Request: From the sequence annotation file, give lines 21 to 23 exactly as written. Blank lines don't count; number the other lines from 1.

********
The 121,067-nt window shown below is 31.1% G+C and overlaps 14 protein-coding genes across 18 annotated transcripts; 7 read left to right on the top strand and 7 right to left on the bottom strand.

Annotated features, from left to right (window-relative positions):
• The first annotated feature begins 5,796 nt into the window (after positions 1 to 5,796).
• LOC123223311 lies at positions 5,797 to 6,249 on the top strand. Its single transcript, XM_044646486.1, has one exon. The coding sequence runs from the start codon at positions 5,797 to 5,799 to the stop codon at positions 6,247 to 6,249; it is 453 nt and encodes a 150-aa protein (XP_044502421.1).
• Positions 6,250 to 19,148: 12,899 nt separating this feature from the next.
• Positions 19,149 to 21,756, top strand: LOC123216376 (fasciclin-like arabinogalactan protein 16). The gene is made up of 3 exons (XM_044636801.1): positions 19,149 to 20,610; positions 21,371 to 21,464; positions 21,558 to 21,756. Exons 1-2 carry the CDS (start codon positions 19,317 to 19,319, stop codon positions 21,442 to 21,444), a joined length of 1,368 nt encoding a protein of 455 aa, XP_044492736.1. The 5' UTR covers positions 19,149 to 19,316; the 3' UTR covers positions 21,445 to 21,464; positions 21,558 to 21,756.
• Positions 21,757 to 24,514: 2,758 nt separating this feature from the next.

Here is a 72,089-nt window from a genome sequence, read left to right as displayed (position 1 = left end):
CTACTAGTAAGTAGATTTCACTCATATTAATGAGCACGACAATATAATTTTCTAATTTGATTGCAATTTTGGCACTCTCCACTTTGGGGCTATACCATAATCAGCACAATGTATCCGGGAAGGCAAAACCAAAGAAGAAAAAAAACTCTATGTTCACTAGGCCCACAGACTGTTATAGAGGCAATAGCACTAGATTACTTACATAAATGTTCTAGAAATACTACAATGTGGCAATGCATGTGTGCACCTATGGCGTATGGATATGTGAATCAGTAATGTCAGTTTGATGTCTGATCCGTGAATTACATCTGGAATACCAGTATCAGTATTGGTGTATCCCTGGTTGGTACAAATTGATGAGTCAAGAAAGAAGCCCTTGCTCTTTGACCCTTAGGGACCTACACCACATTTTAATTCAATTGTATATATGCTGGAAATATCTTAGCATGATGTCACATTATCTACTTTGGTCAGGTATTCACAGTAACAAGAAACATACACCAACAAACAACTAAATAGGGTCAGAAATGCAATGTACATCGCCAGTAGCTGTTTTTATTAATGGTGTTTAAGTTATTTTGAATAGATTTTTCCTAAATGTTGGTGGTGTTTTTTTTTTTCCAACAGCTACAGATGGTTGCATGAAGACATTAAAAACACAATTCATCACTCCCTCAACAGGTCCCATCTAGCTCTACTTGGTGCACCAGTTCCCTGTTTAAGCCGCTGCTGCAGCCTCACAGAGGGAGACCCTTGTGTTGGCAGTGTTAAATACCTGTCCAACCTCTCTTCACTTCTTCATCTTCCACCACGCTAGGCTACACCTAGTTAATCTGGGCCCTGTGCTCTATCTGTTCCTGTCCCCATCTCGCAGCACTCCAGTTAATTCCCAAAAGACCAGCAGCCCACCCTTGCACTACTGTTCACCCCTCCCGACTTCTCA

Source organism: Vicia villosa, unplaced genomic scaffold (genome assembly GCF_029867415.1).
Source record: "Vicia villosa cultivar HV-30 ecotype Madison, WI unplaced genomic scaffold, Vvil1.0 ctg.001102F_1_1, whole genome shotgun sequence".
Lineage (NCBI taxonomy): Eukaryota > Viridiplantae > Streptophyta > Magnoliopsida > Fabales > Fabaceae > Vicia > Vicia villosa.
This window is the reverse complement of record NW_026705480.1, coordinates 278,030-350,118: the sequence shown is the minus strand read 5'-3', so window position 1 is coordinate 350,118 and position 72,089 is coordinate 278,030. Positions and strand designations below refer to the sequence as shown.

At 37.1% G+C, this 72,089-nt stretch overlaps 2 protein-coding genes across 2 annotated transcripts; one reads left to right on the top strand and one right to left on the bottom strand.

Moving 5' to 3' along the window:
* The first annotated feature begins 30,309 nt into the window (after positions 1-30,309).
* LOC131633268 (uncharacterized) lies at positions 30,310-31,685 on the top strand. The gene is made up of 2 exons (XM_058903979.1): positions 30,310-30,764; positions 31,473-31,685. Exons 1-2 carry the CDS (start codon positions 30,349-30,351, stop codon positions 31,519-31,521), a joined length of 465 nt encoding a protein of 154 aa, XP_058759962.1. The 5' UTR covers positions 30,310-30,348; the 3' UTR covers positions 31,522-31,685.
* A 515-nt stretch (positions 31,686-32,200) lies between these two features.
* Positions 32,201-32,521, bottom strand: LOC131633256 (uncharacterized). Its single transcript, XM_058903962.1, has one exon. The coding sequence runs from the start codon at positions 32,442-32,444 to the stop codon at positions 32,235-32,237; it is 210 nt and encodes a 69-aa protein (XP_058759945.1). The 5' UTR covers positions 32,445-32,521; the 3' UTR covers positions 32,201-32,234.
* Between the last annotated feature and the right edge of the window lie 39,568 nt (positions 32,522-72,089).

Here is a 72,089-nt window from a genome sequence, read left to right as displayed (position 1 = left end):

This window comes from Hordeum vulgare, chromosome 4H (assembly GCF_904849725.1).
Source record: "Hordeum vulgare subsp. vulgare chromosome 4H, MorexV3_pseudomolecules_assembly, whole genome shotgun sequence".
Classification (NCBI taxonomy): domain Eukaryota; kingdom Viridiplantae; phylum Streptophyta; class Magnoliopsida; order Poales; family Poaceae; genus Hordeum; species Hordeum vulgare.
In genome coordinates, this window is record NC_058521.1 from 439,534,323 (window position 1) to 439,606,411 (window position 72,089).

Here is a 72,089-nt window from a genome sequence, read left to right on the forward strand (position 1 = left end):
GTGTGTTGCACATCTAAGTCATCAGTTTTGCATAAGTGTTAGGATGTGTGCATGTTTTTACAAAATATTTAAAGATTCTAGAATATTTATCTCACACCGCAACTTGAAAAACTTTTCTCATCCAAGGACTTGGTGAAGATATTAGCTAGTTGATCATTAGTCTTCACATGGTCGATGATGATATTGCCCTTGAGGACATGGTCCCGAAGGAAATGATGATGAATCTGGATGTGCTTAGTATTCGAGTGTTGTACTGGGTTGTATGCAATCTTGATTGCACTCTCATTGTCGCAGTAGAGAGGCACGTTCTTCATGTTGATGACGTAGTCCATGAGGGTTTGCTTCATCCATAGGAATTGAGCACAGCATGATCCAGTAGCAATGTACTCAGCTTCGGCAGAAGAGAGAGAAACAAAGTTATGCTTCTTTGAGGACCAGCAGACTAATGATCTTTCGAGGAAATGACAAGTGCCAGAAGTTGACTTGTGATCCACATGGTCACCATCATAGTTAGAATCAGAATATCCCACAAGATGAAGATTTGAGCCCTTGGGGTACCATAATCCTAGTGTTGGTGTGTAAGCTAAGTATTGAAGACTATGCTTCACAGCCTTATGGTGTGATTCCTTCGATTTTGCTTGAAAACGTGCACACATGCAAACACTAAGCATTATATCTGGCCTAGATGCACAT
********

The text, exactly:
Here is a 72,089-nt window from a genome sequence, read left to right as displayed (position 1 = left end):

This window comes from Hordeum vulgare, chromosome 4H (assembly GCF_904849725.1).
Source record: "Hordeum vulgare subsp. vulgare chromosome 4H, MorexV3_pseudomolecules_assembly, whole genome shotgun sequence".